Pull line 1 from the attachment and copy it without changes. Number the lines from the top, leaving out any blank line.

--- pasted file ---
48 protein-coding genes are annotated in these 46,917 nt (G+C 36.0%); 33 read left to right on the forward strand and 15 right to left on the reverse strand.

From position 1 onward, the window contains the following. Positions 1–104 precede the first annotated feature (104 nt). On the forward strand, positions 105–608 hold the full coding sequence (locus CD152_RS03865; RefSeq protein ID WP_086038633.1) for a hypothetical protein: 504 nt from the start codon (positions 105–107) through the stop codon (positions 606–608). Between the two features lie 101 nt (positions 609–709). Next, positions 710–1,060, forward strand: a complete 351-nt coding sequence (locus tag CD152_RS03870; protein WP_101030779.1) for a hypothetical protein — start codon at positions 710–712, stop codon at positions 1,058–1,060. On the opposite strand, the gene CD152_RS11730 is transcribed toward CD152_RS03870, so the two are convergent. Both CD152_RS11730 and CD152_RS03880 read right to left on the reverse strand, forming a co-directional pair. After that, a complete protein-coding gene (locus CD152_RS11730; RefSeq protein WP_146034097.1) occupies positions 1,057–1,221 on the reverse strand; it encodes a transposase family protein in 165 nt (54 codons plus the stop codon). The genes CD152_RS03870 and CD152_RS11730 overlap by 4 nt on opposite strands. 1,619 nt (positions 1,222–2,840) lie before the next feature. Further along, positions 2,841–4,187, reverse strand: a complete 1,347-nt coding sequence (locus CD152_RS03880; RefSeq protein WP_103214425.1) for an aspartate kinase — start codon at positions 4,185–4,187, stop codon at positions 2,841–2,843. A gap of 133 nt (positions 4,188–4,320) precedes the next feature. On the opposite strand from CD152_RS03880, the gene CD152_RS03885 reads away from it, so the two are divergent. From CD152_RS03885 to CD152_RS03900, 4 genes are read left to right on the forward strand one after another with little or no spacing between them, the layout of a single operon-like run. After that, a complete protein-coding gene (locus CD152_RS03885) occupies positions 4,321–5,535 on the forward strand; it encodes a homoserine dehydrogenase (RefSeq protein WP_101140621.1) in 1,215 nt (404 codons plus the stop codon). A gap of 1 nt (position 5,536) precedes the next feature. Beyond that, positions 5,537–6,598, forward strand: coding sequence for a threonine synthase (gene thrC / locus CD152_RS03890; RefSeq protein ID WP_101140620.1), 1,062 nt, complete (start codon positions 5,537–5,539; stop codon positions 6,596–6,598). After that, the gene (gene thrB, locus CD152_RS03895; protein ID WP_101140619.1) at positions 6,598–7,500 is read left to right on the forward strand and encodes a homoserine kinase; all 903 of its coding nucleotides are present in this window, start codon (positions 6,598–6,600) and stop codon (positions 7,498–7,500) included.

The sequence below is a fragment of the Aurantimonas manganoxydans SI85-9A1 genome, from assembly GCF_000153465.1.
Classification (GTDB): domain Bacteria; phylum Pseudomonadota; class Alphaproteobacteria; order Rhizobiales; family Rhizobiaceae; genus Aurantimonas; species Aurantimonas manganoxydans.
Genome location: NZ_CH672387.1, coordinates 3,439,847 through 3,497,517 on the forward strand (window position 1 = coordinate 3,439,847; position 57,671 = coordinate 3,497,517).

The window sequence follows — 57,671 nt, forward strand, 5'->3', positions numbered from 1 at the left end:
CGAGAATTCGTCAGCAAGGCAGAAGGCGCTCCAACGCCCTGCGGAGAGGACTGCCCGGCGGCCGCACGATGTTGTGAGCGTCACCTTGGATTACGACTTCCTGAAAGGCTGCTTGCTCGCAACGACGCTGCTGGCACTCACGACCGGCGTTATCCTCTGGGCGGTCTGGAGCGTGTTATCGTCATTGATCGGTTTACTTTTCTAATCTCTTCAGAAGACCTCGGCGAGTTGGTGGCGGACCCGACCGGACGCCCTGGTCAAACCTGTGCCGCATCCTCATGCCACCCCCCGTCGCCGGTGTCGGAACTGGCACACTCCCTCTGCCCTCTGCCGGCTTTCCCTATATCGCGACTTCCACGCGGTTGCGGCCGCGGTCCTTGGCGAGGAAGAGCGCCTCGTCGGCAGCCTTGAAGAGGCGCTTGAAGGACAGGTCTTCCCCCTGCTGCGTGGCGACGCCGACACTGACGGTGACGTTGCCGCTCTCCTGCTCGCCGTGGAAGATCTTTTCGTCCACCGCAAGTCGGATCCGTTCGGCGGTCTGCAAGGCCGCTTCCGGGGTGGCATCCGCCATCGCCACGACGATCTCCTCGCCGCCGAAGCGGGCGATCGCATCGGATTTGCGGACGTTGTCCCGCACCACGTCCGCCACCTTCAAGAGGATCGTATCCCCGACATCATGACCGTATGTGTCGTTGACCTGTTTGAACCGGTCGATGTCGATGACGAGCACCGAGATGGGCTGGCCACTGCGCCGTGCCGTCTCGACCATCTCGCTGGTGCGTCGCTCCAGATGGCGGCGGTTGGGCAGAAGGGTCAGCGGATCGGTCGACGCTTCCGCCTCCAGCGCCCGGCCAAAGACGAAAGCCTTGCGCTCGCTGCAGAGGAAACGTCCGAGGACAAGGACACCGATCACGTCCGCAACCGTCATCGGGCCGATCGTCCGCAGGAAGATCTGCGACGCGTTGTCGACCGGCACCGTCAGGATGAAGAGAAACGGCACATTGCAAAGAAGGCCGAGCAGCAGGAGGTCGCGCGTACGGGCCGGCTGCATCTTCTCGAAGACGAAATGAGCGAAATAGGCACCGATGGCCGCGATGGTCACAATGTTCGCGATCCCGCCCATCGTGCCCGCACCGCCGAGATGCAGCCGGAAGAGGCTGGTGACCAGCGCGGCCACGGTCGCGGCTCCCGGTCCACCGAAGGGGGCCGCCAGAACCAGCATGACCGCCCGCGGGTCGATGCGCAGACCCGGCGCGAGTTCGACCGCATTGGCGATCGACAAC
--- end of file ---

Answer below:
48 protein-coding genes are annotated in these 46,917 nt (G+C 36.0%); 33 read left to right on the forward strand and 15 right to left on the reverse strand.